Arab and Muslim Americans expand presence after Tuesday’s elections

Special Arab and Muslim Americans expand presence after Tuesday’s elections
Democratic state Sen. Erin Murphy speaks at the state Capitol in St. Paul, Minnesota, on Nov. 9, 2022, after Minnesota Democrats defied expectations in the election. (Report for America via AP)
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Updated 10 November 2022

Arab and Muslim Americans expand presence after Tuesday’s elections

Arab and Muslim Americans expand presence after Tuesday’s elections
  • 145 Muslim Americans were competing in election contests throughout the US and 29 American Muslims serve as state legislators in 18 states

CHICAGO: Republican candidates fell far short of the election sweep that GOP leaders had predicted would occur on Tuesday, but Arab and Muslim Americans increased their election presence in several US states.

Some Arab and Muslim candidates, from California to New Hampshire, faced stiff challenges while a few lost their election bids.

Here is an overview of how Arabs and Muslims performed in election contests in several key American states, based on unofficial results that were released by election authorities or tabulated by major media.

Popular American TV host and Republican Dr. Mehmet Oz failed in his bid to become Pennsylvania’s first Muslim-American member of the US Senate when he lost by a narrow margin to Democrat John Fetterman. However, Arab and Muslim candidates in Minnesota, Illinois, Louisiana, Iowa, Michigan, New Hampshire, Florida and California won contests and strengthened their voices.

In Minnesota, Attorney General Keith Ellison held a narrow lead in his re-election bid to retain his title as the nation’s only Muslim attorney general against Republican Jim Schultz. With 95 percent of the votes counted, Ellison clings to a narrow but significant 20,000 vote lead in an election that drew more than 2.5 million votes.

“This election really was tough. Fear, division, the nasty commercials, millions of dollars spent just to sow hate, division and fear. And you know what, we overcame it. The votes are still being counted, but we will win this election,” Ellison told supporters early Wednesday morning, according to the Star Tribune Newspaper.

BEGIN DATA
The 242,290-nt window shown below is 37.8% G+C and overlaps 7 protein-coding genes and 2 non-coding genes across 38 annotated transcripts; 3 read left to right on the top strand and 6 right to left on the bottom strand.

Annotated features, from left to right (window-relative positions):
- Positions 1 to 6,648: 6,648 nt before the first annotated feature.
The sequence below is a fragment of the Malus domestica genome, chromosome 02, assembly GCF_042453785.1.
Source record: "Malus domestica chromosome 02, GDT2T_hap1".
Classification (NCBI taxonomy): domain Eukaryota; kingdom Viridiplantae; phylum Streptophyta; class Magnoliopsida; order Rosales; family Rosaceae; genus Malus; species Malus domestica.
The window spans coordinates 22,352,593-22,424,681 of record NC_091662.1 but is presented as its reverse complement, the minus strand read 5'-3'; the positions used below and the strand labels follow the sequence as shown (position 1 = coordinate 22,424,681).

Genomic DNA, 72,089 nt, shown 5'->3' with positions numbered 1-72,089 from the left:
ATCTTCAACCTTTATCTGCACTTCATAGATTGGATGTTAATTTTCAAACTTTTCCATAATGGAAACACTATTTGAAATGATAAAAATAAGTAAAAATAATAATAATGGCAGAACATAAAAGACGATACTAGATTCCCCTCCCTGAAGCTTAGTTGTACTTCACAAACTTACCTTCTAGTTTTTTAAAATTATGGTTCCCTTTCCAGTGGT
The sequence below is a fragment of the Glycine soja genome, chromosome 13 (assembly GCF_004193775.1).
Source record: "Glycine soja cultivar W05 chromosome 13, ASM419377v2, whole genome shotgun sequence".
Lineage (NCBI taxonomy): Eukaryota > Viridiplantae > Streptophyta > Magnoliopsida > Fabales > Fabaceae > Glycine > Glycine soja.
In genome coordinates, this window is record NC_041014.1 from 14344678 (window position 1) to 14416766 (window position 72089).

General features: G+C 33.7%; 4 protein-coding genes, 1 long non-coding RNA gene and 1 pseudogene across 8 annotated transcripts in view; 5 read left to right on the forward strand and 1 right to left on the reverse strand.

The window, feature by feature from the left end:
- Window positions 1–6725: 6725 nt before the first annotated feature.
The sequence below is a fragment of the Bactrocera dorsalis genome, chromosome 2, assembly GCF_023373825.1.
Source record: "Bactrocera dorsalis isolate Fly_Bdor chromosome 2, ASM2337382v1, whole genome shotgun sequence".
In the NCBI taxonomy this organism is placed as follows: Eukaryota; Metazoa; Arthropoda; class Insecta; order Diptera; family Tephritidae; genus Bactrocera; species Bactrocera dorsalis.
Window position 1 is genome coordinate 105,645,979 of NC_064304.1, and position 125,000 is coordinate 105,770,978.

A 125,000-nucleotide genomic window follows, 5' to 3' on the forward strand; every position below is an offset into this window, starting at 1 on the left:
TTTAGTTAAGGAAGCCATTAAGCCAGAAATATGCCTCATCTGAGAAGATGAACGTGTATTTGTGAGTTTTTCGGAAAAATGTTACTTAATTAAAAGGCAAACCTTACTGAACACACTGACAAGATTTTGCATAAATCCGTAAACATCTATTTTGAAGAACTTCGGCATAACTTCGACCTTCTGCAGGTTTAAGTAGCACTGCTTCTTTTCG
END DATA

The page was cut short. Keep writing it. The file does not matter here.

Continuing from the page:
Ellison’s congressional colleague, US Rep. Ilhan Omar, a Somali-American Democrat, easily won re-election over Republican Cicely Davis, carrying 75.2 percent of the state’s votes in the 5th Congressional District.

US Rep. Ilhan Omar speaks to the crowd at the Minnesota Democratic Farmer Labor Party's election night party in St. Paul, Minnesota, after winning reelection on Nov. 9, 2022. (AP)

In Illinois, voters elected Palestinian-Muslim Abdelnasser Rashid to represent the 21st Illinois House District with 65 percent of the votes. Rashid is the third Arab to win legislative office in Illinois, following in the footsteps of the late Jewish-Syrian American state representative and Cook County judge Miriam Dweck Balanoff, elected in 1978, and her son Clem Balanoff, elected to the Illinois House in 1993.

Rashid came from behind to defeat seven-term incumbent state representative Michael J. Zalewski in the June 2022 Illinois Democratic primary by only 255 votes in the heavily Democratic district. Zalewski, whose father was an influential former Chicago alderman, was seen as being unbeatable by Democrats, having served in the Illinois General Assembly since 2008.

Rashid told Arab News: “I am humbled and privileged to have the trust of the voters of the 21st District, who are sending me to Springfield to be a voice for working and middle-class families. I am also honored that Arab Americans throughout Illinois will have a voice in Springfield — someone who understands the community and who will fight for them.”

Also winning a seat in the Illinois State General Assembly is Democrat and Indian-American Muslim Nabeela Syed who defeated a Republican challenger, Chris Bos, to represent the 51st Illinois State House District.

Nabeela Syed

Lebanese-American Congressman Darin LaHood, a Republican Christian, won re-election in Illinois to the 16th Congressional District, defeating challenger and Democrat Elizabeth Haderlein with 65 percent of the vote.